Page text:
The Post reports:

President-elect Donald Trump privately told several visitors to his winter retreat in Florida on Wednesday that he is writing the first draft of his inaugural speech and is looking to presidents Ronald Reagan and John F. Kennedy for inspiration, according to three people familiar with the conversation.

Hmm. If he wants to channel great presidents, Trump might want to learn something about what these presidents said and what they stood for.

Both understood the threat of the Soviet Union and understood the moral underpinning of U.S. foreign policy. Reagan in his first inaugural address declared:

To those neighbors and allies who share our freedom, we will strengthen our historic ties and assure them of our support and firm commitment. We will match loyalty with loyalty. We will strive for mutually beneficial relations. We will not use our friendship to impose on their sovereignty, for our own sovereignty is not for sale.

As for the enemies of freedom, those who are potential adversaries, they will be reminded that peace is the highest aspiration of the American people. We will negotiate for it, sacrifice for it; we will not surrender for it, now or ever. …

Above all, we must realize that no arsenal or no weapon in the arsenals of the world is so formidable as the will and moral courage of free men and women. It is a weapon our adversaries in today’s world do not have. It is a weapon that we as Americans do have. Let that be understood by those who practice terrorism and prey upon their neighbors.

Kennedy did not say, “NATO costs too much.” He declared in his 1961 inaugural address: “Now the trumpet summons us again — not as a call to bear arms, though arms we need; not as a call to battle, though embattled we are — but a call to bear the burden of a long twilight struggle, year in and year out, ‘rejoicing in hope, patient in tribulation’ — a struggle against the common enemies of man: tyranny, poverty, disease and war itself.” He continued, “Can we forge against these enemies a grand and global alliance, North and South, East and West, that can assure a more fruitful life for all mankind? Will you join in that historic effort?”

Both Kennedy and Reagan affirmed America’s tradition as a land of opportunity and beacon of hope for immigrants. “Our nation is a nation of immigrants. More than any other country, our strength comes from our own immigrant heritage and our capacity to welcome those from other lands,” Reagan said in July 1981. Maybe Trump can pick up a copy of JFK’s 1958 book, “A Nation of Immigrants.”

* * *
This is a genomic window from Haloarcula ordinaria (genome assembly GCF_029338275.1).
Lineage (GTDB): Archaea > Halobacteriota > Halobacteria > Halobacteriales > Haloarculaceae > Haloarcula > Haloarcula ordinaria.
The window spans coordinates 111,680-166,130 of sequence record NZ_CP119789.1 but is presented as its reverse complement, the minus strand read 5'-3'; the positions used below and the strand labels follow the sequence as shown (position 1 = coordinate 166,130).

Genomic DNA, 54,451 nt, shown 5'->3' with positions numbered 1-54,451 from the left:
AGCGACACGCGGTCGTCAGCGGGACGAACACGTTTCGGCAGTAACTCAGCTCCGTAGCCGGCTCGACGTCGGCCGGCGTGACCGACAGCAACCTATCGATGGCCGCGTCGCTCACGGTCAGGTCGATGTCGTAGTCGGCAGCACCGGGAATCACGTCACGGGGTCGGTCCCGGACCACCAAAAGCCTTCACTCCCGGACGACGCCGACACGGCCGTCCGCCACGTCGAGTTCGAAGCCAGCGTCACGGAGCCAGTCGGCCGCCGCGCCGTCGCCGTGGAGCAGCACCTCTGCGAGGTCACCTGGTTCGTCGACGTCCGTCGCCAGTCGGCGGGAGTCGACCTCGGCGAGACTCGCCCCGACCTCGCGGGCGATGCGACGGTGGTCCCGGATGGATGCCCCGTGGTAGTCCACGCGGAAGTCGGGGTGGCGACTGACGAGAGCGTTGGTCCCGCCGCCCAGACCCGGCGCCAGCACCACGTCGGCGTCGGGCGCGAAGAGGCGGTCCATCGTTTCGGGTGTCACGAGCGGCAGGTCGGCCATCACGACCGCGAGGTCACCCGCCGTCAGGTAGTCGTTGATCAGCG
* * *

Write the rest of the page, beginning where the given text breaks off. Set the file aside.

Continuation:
Then there is the matter of entitlement reform. Reagan announced his intention to pass reforms to keep Social Security afloat. In April 1983, he signed legislation fulfilling his promise. At the signing he declared:

Today, all of us can look each other square in the eye and say, “We kept our promises.” We promised that we would protect the financial integrity of Social Security. We have. We promised that we would protect beneficiaries against any loss in current benefits. We have. And we promised to attend to the needs of those still working, not only those Americans nearing retirement but young people just entering the labor force. And we’ve done that, too.

None of us here today would pretend that this bill is perfect. Each of us had to compromise one way or another. But the essence of bipartisanship is to give up a little in order to get a lot. And, my fellow Americans, I think we’ve gotten a very great deal.

Trump and his advisers should reflect on the content of these presidents’ speeches — stand up to our enemies, protect our friends, welcome immigrants and act responsibly to protect entitlements — but also the tone. They were magnanimous, optimistic and inclusive. (JFK: “We observe today not a victory of party but a celebration of freedom — symbolizing an end as well as a beginning, signifying renewal as well as change.”) Reagan did not vilify Democrats; he charmed and negotiated with them. He was a principled conservative but not a partisan. He spoke to the country as a whole, exhorting it to live up to its ideals.  (“I believe we, the Americans of today, are ready to act worthy of ourselves, ready to do what must be done to ensure happiness and liberty for ourselves, our children, and our children’s children. And as we renew ourselves here in our own land, we will be seen as having greater strength throughout the world. We will again be the exemplar of freedom and a beacon of hope for those who do not now have freedom.”)

If Trump comprehends what these presidents said and how they conducted themselves, he will be a very different president from what his campaign — mean-spirited, bigoted, insulting, dishonest, self-aggrandizing — suggested. America is already great; it need not remake itself. It’s Trump who has to measure up to his predecessors, some of whom were great, others mediocre but all to one degree or another embodying American virtues and values. He has a long way to go.